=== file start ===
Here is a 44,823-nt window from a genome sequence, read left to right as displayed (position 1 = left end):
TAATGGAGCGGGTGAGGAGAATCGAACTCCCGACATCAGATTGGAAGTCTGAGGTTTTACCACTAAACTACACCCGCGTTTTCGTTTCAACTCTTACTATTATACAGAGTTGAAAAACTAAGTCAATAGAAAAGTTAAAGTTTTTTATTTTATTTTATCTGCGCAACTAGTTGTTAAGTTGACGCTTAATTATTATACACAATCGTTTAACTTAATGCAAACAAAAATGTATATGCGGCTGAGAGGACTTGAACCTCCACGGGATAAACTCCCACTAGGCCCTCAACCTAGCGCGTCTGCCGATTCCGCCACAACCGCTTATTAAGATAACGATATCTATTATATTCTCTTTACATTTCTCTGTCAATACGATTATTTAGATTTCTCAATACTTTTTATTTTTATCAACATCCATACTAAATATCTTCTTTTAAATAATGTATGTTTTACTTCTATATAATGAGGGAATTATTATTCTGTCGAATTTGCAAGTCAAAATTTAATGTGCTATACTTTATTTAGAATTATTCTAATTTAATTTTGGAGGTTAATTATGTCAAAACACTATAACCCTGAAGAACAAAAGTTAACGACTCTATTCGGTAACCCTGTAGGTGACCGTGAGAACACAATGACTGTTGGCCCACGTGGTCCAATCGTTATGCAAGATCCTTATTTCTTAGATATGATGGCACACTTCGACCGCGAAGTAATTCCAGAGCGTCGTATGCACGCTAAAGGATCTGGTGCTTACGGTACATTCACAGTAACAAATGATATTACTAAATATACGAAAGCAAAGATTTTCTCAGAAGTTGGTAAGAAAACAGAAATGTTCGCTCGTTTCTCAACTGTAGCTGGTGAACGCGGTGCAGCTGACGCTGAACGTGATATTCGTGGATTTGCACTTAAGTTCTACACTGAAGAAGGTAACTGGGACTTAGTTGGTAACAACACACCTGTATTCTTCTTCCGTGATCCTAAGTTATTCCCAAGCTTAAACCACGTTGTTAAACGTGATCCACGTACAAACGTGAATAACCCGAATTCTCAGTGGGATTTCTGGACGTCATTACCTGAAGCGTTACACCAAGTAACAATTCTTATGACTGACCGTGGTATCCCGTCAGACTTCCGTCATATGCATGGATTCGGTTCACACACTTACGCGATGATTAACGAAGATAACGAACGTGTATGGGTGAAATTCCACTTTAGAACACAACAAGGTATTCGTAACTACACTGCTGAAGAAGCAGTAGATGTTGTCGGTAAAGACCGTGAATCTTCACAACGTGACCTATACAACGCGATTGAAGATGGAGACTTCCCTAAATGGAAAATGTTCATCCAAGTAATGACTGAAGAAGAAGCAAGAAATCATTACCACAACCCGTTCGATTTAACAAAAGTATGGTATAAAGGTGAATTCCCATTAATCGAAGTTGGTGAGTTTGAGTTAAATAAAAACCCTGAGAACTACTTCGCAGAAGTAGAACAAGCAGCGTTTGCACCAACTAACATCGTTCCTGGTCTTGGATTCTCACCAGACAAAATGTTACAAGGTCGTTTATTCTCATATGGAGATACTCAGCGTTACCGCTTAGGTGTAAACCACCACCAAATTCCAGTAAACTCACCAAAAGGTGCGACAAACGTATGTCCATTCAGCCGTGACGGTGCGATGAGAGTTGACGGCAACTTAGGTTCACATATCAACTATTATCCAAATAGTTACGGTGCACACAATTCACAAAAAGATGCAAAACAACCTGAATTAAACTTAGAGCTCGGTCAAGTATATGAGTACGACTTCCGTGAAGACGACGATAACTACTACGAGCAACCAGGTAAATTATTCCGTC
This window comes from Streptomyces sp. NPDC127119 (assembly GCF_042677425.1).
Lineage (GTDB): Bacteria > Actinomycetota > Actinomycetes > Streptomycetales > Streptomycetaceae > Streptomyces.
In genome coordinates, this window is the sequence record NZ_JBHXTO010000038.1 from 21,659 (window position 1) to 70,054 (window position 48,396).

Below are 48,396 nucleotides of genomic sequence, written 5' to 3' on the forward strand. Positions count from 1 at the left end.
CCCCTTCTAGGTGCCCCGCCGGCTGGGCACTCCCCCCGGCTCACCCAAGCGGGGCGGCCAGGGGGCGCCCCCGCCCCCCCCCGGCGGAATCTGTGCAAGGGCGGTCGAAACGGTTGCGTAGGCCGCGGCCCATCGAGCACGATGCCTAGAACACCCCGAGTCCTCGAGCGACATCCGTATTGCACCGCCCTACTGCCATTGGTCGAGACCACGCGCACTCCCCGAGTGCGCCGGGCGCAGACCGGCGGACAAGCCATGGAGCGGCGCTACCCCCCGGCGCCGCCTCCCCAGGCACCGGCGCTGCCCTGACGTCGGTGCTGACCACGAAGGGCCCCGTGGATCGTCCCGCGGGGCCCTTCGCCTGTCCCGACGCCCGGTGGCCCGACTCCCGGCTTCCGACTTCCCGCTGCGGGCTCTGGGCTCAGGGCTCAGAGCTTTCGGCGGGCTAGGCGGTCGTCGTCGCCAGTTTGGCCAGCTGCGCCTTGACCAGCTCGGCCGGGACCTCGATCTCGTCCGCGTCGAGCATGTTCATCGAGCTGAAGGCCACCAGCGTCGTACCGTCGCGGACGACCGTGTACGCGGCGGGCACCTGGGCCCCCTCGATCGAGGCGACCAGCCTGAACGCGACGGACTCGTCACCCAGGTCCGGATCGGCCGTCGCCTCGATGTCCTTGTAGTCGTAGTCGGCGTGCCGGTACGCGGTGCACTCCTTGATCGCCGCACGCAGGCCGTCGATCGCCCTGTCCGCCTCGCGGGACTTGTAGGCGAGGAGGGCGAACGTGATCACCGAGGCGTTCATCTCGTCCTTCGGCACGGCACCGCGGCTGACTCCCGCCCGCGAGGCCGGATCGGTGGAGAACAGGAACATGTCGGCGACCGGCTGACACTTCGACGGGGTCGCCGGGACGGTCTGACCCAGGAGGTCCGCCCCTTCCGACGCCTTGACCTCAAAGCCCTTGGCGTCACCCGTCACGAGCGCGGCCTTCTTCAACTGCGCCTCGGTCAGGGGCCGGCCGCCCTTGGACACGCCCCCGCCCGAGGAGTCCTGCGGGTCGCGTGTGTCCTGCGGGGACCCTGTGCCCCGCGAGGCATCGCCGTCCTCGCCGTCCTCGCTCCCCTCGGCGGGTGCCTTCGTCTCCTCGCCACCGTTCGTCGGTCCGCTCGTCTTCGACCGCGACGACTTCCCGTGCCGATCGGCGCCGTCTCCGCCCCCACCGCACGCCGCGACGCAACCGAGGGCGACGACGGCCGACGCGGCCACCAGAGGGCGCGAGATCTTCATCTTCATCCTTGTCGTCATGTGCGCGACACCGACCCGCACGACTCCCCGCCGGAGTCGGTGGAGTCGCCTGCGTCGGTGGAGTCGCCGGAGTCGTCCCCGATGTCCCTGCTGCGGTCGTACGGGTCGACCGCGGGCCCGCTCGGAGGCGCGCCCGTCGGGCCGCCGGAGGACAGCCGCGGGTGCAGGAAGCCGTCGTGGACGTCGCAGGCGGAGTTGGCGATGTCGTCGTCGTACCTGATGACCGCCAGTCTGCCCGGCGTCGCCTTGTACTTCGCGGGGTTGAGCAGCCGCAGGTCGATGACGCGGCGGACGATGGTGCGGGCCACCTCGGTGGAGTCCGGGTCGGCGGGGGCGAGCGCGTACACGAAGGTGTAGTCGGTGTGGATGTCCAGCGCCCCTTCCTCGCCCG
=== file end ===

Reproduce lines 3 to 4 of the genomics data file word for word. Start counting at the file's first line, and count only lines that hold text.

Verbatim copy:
This window comes from Streptomyces sp. NPDC127119 (assembly GCF_042677425.1).
Lineage (GTDB): Bacteria > Actinomycetota > Actinomycetes > Streptomycetales > Streptomycetaceae > Streptomyces.